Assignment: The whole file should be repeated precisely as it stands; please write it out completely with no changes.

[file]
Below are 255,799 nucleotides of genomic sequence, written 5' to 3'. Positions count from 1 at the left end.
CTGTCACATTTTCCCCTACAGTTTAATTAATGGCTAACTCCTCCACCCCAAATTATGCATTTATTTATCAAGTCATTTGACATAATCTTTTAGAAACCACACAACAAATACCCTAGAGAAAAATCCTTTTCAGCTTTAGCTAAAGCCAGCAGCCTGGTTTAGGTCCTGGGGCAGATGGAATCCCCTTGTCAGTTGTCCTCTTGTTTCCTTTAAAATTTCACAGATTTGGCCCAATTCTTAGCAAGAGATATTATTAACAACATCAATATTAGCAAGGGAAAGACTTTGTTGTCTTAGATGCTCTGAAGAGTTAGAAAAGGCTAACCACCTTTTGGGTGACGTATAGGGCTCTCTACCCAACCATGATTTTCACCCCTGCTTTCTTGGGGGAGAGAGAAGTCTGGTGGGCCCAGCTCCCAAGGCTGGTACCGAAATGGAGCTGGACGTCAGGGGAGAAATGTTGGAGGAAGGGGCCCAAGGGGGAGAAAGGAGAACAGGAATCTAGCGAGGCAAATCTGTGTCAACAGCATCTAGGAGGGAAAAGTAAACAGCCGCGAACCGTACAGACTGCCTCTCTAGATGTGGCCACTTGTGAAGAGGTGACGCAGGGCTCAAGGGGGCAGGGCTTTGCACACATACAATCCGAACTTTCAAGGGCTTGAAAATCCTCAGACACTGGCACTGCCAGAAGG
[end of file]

Below are 255,799 nucleotides of genomic sequence, written 5' to 3'. Positions count from 1 at the left end.
CTGTCACATTTTCCCCTACAGTTTAATTAATGGCTAACTCCTCCACCCCAAATTATGCATTTATTTATCAAGTCATTTGACATAATCTTTTAGAAACCACACAACAAATACCCTAGAGAAAAATCCTTTTCAGCTTTAGCTAAAGCCAGCAGCCTGGTTTAGGTCCTGGGGCAGATGGAATCCCCTTGTCAGTTGTCCTCTTGTTTCCTTTAAAATTTCACAGATTTGGCCCAATTCTTAGCAAGAGATATTATTAACAACATCAATATTAGCAAGGGAAAGACTTTGTTGTCTTAGATGCTCTGAAGAGTTAGAAAAGGCTAACCACCTTTTGGGTGACGTATAGGGCTCTCTACCCAACCATGATTTTCACCCCTGCTTTCTTGGGGGAGAGAGAAGTCTGGTGGGCCCAGCTCCCAAGGCTGGTACCGAAATGGAGCTGGACGTCAGGGGAGAAATGTTGGAGGAAGGGGCCCAAGGGGGAGAAAGGAGAACAGGAATCTAGCGAGGCAAATCTGTGTCAACAGCATCTAGGAGGGAAAAGTAAACAGCCGCGAACCGTACAGACTGCCTCTCTAGATGTGGCCACTTGTGAAGAGGTGACGCAGGGCTCAAGGGGGCAGGGCTTTGCACACATACAATCCGAACTTTCAAGGGCTTGAAAATCCTCAGACACTGGCACTGCCAGAAGG